The impact Huawei’s blacklisting by the U.S. government will have on its smartphone business has been quite a hot topic for weeks.
According to reports, the impact will be huge, considering Huawei had just overtaken Apple for the number two spot globally, and had only Samsung to catch up with and overtake. However, ever since the speculations, Huawei’s sales have continued to decline and it could be devastating if the US claims continue.
Huawei Technologies Co Ltd’s marketing and sales managers are preparing for a drop in volumes of anywhere between 40 million to 60 million (40% to 60%) in international smartphone shipments this year, Bloomberg reported on Sunday.
To offset overseas decline, Huawei is aiming to grab up to half of China’s smartphone market in 2019, Bloomberg said.
After Bloomberg reported these expected shipment forecasts, Huawei’s CEO and founder Ren Zhengfei told reporters that he expected the company to miss its revenue numbers for 2019 by as much as $30 billion as a result of the U.S. blacklisting. Ren acknowledged that a smartphone sales drop of 40% was an issue for the company.
Ren also said that, Huawei did not expect that the U.S. would attack them with such determination and on such a large scale. Adding that despite preparations, they have have been unable to protect some of the company’s secondary parts.
Huawei continued a flawless decade of growth and broke the $100 billion revenue mark for the first time last year. That growth record has now been brought to an end. The U.S. action will not only wipe out any growth aspirations this year and next, but it will see the fast-growth consumer business decline sharply bringing the overall topline down as well.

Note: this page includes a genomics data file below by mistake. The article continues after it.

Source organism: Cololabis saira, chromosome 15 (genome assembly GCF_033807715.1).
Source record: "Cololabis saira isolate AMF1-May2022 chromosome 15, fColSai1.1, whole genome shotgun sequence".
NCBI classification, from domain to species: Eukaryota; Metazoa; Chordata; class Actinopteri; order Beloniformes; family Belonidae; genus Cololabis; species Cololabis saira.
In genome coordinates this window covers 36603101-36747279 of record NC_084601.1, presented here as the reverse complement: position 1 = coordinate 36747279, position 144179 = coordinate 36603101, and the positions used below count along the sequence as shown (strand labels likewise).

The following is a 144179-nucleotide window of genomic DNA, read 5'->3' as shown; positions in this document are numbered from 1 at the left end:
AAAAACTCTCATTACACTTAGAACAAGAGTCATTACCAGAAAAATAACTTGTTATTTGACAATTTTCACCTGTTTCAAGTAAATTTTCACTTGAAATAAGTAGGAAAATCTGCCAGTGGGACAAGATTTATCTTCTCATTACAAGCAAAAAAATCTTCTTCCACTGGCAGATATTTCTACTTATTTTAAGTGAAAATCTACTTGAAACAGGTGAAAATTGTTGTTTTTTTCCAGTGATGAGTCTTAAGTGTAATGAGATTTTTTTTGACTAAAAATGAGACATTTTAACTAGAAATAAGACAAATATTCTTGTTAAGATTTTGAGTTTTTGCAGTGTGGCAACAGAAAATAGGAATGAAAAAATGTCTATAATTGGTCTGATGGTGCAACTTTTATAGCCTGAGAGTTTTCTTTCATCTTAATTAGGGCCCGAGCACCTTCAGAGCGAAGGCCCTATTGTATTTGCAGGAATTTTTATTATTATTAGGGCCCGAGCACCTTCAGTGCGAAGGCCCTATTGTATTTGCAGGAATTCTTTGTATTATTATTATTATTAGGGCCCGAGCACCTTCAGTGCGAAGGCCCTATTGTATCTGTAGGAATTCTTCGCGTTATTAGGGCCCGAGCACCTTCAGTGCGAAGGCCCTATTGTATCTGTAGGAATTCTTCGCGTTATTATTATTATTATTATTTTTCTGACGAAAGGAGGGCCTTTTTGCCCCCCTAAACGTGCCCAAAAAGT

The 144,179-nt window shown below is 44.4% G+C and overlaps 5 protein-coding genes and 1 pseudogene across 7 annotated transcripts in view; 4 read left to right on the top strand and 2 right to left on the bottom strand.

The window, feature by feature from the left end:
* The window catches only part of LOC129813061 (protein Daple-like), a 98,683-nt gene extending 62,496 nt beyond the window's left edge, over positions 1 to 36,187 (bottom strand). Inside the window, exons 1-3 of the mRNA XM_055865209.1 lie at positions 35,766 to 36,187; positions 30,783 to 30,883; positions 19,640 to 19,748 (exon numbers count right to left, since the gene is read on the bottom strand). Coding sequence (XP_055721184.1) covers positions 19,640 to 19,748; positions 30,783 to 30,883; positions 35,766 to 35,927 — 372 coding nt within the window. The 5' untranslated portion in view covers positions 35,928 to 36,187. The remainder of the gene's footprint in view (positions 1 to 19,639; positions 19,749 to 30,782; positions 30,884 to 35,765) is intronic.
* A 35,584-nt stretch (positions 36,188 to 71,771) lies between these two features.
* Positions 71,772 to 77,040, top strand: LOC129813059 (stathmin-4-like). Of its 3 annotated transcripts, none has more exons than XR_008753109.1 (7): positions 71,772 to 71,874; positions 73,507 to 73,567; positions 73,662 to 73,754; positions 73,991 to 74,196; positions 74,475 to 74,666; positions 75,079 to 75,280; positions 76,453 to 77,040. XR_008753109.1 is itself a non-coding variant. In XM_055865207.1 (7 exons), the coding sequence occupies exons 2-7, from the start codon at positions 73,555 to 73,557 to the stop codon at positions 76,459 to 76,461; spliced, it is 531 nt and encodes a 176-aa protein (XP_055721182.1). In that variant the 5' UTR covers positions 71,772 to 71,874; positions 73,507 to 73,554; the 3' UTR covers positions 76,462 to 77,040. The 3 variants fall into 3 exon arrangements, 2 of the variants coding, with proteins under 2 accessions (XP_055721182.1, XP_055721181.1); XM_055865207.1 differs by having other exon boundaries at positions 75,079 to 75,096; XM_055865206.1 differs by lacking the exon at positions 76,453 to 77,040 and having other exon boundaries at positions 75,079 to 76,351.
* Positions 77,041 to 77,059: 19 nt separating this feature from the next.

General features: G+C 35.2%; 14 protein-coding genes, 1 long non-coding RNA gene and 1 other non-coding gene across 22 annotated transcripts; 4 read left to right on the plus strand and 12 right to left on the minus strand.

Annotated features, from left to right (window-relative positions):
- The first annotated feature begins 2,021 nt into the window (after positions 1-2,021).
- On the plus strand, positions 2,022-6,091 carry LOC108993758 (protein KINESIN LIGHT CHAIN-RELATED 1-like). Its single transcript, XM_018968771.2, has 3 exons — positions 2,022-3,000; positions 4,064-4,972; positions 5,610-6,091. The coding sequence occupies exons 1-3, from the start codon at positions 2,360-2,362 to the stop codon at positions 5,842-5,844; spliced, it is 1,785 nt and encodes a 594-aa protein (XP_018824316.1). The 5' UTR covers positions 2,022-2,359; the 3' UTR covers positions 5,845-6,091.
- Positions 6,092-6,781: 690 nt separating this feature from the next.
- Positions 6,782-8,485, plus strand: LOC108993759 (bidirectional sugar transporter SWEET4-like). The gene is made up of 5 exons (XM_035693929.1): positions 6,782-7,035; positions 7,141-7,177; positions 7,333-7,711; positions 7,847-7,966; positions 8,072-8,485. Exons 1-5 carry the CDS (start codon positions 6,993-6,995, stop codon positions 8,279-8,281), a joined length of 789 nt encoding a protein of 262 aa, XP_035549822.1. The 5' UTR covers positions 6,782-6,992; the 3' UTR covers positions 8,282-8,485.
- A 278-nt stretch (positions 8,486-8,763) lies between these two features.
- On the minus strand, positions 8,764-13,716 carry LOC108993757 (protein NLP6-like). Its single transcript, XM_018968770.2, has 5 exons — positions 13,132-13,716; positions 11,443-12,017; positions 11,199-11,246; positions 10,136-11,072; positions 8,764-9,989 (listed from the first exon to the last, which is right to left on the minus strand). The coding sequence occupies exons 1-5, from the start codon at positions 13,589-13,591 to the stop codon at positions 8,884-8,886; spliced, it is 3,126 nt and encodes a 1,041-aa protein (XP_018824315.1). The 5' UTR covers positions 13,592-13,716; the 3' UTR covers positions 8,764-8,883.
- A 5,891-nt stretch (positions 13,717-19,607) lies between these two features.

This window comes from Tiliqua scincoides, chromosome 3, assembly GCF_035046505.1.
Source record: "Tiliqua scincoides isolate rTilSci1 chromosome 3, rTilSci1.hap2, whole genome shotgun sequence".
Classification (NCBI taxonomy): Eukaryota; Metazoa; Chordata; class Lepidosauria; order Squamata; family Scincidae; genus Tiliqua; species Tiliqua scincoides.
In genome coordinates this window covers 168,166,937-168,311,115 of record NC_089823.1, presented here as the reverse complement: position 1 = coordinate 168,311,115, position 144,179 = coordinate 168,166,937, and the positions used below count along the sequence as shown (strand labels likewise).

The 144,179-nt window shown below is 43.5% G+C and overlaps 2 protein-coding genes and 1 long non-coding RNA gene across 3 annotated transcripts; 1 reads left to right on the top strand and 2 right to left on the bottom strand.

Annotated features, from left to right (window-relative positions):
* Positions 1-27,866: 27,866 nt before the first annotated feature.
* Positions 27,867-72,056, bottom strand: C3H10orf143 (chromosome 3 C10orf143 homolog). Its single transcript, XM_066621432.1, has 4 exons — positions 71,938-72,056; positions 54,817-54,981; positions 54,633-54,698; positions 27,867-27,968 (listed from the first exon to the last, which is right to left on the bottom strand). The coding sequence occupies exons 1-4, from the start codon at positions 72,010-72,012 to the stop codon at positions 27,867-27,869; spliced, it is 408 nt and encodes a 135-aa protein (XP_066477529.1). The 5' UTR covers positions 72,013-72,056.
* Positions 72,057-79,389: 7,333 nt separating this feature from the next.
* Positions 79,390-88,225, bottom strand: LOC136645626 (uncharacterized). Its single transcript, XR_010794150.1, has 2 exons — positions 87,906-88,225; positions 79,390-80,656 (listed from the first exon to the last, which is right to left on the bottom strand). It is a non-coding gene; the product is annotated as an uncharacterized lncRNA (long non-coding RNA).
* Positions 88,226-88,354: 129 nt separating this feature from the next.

According to a report in the Nikkei Asian Review earlier in the month, Huawei had downgraded its forecast for total smartphone shipments in the second half of 2019 by about 20% to 30%. The same report also claimed Huawei had reduced or canceled orders to major suppliers for components that go into its smartphones and telecom equipment. The South China Morning Post also had an unfortunate report that Foxconn had stopped several production lines for Huawei phones as the Shenzhen company reduced orders for new phones.
Huawei, according to Bloomberg, is looking at options that include pulling the latest model of its marquee overseas smartphone, the Honor 20. The Honor 20 will begin selling in parts of Europe, including Britain and France, on June 21 and executives will be monitoring the launch and may cut off shipments if the sales are poor.